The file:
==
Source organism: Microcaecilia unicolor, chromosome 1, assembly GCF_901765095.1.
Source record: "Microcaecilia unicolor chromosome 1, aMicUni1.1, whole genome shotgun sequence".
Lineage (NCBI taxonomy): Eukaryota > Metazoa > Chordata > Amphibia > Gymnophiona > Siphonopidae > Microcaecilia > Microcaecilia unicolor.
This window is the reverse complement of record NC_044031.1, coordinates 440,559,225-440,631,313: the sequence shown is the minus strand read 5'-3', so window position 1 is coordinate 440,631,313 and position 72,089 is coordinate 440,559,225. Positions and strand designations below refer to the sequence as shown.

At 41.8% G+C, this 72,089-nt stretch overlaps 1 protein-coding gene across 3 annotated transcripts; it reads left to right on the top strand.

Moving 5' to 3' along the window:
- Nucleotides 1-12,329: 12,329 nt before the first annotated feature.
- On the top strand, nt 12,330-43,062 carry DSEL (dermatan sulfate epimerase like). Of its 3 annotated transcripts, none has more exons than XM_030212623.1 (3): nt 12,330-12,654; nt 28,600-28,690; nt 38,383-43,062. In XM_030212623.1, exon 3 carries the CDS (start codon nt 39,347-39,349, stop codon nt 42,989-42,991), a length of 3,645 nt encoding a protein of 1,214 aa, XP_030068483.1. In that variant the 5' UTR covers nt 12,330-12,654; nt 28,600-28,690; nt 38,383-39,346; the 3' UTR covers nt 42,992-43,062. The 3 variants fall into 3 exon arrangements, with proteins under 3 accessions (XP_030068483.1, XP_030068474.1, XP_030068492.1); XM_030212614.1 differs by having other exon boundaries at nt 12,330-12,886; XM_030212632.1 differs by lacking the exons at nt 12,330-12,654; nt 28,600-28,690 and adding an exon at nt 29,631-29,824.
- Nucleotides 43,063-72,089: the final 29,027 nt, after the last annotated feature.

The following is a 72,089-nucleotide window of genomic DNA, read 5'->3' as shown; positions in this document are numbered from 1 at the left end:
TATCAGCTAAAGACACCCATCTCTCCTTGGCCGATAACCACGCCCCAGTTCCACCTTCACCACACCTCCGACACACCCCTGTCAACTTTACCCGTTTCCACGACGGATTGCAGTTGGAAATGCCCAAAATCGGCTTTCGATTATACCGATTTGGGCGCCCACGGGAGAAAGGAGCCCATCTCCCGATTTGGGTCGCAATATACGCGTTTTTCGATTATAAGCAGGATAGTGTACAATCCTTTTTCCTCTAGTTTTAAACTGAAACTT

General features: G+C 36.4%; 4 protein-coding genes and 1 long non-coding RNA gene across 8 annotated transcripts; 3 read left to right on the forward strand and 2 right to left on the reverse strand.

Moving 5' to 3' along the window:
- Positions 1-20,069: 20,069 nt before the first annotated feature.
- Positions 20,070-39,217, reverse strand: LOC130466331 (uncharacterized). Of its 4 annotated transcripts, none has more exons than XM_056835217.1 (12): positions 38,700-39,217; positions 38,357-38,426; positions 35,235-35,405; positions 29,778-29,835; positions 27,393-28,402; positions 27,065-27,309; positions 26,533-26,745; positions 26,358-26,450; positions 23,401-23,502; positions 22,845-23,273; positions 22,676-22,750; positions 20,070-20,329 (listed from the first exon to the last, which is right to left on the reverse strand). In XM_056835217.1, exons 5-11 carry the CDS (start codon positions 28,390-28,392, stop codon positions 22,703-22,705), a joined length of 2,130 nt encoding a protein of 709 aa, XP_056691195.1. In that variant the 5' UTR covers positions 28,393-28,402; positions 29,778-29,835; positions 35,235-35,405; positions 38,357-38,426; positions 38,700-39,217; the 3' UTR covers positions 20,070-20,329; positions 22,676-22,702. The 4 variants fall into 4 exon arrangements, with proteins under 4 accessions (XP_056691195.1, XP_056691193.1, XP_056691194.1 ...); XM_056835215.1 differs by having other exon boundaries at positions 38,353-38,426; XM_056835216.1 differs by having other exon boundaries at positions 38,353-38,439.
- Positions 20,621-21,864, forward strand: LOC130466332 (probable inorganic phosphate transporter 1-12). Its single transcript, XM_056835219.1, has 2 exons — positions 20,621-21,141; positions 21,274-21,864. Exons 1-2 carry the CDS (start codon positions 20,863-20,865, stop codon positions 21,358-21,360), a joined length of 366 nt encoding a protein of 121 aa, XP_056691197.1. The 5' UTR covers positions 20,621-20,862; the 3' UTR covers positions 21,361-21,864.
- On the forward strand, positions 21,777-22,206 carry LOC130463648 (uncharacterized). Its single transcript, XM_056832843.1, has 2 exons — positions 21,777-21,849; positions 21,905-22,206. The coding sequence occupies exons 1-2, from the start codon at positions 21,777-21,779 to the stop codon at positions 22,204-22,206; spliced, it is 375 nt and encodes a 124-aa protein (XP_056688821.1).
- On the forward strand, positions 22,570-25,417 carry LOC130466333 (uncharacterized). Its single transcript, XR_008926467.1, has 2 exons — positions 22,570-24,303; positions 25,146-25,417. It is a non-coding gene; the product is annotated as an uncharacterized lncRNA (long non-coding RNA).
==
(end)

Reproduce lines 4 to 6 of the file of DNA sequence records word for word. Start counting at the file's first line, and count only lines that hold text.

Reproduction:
This window is the reverse complement of record NC_044031.1, coordinates 440,559,225-440,631,313: the sequence shown is the minus strand read 5'-3', so window position 1 is coordinate 440,631,313 and position 72,089 is coordinate 440,559,225. Positions and strand designations below refer to the sequence as shown.

At 41.8% G+C, this 72,089-nt stretch overlaps 1 protein-coding gene across 3 annotated transcripts; it reads left to right on the top strand.

Moving 5' to 3' along the window: